Ethical consideration

The study was approved by the institutional review board of King Fahad Medical City. Participants who met the inclusion criteria and agreed to participate were asked to sign a consent form which informs participants about the purpose of the study and ensures that their personal information will be kept confidential.

Sample size calculation

The sample size was calculated by the Raosoft® sample size software calculator (Raosoft, Inc., Seattle, WA) with presumed 50% having knowledge of EBM among the study participants, a 95% confidence interval, and a 5% margin of error. This allowed us to calculate the required sample size of 67 participants.

Statistical analysis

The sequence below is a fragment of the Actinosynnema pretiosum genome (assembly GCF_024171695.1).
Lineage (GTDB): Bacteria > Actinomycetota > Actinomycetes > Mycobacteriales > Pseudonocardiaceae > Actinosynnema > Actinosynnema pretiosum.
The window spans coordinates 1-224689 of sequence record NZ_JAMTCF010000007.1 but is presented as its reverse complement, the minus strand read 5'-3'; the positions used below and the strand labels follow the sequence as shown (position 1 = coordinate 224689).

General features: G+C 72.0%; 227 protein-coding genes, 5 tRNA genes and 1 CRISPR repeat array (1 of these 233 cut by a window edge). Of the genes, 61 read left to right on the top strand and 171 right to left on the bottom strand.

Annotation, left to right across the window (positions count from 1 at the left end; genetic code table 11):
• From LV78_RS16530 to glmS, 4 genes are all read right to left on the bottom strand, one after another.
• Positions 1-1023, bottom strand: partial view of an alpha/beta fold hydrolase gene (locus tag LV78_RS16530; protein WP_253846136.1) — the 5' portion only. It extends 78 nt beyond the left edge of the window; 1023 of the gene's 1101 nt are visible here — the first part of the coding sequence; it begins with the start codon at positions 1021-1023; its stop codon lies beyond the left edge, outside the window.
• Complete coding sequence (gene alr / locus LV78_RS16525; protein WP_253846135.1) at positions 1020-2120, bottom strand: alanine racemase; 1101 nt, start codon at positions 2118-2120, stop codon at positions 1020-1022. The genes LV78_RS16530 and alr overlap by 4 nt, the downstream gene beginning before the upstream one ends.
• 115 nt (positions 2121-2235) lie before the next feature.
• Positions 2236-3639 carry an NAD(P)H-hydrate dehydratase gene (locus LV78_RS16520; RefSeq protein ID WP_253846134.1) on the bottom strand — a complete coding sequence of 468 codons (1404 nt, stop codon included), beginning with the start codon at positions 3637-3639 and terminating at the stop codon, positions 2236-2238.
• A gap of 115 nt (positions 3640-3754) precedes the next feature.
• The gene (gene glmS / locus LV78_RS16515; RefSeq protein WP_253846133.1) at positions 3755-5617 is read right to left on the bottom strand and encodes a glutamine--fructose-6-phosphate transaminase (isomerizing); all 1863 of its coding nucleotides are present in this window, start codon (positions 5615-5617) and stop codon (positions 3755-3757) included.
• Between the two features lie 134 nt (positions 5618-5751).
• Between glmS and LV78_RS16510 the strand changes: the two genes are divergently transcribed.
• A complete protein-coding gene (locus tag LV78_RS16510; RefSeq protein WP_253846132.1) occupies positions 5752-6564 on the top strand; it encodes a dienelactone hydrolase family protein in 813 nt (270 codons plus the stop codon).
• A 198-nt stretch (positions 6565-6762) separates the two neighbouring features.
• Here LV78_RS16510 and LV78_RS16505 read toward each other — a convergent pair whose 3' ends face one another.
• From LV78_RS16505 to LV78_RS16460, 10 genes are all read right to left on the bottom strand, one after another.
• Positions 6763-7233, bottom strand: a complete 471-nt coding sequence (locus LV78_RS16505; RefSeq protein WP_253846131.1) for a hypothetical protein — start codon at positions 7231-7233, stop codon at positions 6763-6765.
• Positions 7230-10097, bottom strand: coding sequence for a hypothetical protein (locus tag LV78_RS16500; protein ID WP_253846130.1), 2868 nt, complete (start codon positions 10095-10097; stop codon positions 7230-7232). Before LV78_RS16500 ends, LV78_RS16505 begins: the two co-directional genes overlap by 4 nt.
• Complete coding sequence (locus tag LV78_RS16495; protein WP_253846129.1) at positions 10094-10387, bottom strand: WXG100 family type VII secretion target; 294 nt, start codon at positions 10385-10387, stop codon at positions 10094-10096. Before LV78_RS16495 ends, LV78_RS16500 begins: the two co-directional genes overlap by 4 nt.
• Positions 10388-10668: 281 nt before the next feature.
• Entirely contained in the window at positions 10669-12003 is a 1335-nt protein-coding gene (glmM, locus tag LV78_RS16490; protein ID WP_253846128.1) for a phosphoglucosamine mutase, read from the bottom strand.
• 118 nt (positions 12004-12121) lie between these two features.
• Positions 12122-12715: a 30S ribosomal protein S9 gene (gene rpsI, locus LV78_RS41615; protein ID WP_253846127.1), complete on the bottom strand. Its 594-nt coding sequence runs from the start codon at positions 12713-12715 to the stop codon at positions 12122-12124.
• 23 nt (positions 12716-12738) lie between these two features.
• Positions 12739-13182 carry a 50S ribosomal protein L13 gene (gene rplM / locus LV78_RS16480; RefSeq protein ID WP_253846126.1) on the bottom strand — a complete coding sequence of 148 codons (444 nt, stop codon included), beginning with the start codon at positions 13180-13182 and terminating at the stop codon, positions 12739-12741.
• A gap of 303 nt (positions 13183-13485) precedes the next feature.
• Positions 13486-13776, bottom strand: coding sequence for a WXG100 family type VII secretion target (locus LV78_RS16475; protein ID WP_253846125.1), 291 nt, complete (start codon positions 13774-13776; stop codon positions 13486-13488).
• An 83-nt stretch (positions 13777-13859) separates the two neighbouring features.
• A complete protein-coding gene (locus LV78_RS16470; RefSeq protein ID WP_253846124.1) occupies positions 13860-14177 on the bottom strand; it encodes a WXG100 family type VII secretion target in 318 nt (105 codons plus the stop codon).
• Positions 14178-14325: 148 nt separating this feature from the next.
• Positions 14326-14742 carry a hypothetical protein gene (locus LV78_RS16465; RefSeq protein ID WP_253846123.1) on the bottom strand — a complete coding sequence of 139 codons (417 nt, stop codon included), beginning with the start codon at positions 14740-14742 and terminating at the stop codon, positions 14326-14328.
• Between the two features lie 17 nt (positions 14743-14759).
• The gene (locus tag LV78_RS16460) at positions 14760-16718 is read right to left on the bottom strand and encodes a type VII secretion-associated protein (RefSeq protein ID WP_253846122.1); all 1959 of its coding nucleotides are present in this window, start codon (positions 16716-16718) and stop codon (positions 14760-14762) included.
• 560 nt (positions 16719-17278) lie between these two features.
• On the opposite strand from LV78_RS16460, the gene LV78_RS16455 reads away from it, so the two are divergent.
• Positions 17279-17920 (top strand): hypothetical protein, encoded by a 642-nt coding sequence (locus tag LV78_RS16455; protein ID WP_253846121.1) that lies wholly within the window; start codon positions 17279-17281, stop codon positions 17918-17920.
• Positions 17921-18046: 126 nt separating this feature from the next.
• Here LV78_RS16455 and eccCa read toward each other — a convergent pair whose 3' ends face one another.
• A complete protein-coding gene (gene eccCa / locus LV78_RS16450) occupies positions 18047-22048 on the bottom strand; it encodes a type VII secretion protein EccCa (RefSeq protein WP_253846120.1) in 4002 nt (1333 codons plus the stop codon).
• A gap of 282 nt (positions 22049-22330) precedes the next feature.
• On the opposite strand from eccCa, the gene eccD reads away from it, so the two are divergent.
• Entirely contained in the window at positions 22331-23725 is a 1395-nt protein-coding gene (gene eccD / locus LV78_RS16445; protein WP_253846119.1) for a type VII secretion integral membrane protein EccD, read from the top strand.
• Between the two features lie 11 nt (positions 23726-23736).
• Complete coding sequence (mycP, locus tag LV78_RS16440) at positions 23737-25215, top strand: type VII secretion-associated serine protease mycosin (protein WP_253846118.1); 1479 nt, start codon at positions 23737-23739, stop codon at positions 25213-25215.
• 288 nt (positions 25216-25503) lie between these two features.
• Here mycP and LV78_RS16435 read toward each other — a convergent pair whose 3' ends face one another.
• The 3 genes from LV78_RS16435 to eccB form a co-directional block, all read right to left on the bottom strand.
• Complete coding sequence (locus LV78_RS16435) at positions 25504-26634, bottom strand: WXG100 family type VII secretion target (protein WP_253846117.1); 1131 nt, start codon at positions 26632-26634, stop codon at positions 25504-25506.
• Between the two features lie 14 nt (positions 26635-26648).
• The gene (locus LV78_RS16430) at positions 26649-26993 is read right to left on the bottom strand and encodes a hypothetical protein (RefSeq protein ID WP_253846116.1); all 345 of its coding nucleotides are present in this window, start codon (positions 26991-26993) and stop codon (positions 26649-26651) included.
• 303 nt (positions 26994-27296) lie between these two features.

All the contemporaneous research findings for EBM were based on clinical decisions. Thereby, the studied variables were of ordinal or nominal order which was presented in frequencies and percentages. Cronbach’s alpha test was applied to assess the internal consistency of EBM, scores, and another scale of measurement. The assessment questionnaire had Cronbach’s alpha = 0.96. Ordinal scale data was represented as a binary outcome, and a paired t-test analyzed the respective pooled Relationship Assessment Scores (RAS). All the inferences were drawn at 95% confidence interval (CI). The responses of the Likert scale were joined into combinations of (I) “strongly agree” and “agree” and (II) “uncertain”, “disagree”, and “strongly disagree”. Microsoft Excel® (Microsoft Corp., Redmond, WA) and the Statistical Package for the Social Sciences (SPSS) (IBM SPSS Statistics, Armonk, NY), version 22 software, were used for data analysis.